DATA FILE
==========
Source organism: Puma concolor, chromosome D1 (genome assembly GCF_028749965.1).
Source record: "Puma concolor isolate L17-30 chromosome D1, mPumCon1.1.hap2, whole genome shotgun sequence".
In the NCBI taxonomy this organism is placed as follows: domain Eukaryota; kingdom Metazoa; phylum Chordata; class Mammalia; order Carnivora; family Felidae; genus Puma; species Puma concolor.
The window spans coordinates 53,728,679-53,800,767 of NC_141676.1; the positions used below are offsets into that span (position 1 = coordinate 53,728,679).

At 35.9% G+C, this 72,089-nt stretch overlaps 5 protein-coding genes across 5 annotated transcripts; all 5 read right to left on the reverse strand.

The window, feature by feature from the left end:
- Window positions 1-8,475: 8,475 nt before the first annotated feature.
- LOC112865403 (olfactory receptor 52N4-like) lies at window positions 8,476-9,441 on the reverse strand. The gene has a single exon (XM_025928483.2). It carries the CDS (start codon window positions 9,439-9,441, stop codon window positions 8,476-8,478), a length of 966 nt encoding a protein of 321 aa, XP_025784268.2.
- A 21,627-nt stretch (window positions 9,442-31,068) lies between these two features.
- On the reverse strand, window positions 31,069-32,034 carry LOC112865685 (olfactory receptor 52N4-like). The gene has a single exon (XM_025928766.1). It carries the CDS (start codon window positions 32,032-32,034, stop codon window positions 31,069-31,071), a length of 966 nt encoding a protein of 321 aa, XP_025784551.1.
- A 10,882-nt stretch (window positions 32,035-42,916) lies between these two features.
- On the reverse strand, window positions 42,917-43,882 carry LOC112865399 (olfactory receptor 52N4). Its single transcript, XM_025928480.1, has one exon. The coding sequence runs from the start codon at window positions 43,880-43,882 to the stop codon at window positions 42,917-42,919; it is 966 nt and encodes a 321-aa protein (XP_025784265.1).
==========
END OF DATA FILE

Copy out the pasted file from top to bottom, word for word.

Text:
Source organism: Puma concolor, chromosome D1 (genome assembly GCF_028749965.1).
Source record: "Puma concolor isolate L17-30 chromosome D1, mPumCon1.1.hap2, whole genome shotgun sequence".
In the NCBI taxonomy this organism is placed as follows: domain Eukaryota; kingdom Metazoa; phylum Chordata; class Mammalia; order Carnivora; family Felidae; genus Puma; species Puma concolor.
The window spans coordinates 53,728,679-53,800,767 of NC_141676.1; the positions used below are offsets into that span (position 1 = coordinate 53,728,679).

At 35.9% G+C, this 72,089-nt stretch overlaps 5 protein-coding genes across 5 annotated transcripts; all 5 read right to left on the reverse strand.

The window, feature by feature from the left end:
- Window positions 1-8,475: 8,475 nt before the first annotated feature.
- LOC112865403 (olfactory receptor 52N4-like) lies at window positions 8,476-9,441 on the reverse strand. The gene has a single exon (XM_025928483.2). It carries the CDS (start codon window positions 9,439-9,441, stop codon window positions 8,476-8,478), a length of 966 nt encoding a protein of 321 aa, XP_025784268.2.
- A 21,627-nt stretch (window positions 9,442-31,068) lies between these two features.
- On the reverse strand, window positions 31,069-32,034 carry LOC112865685 (olfactory receptor 52N4-like). The gene has a single exon (XM_025928766.1). It carries the CDS (start codon window positions 32,032-32,034, stop codon window positions 31,069-31,071), a length of 966 nt encoding a protein of 321 aa, XP_025784551.1.
- A 10,882-nt stretch (window positions 32,035-42,916) lies between these two features.
- On the reverse strand, window positions 42,917-43,882 carry LOC112865399 (olfactory receptor 52N4). Its single transcript, XM_025928480.1, has one exon. The coding sequence runs from the start codon at window positions 43,880-43,882 to the stop codon at window positions 42,917-42,919; it is 966 nt and encodes a 321-aa protein (XP_025784265.1).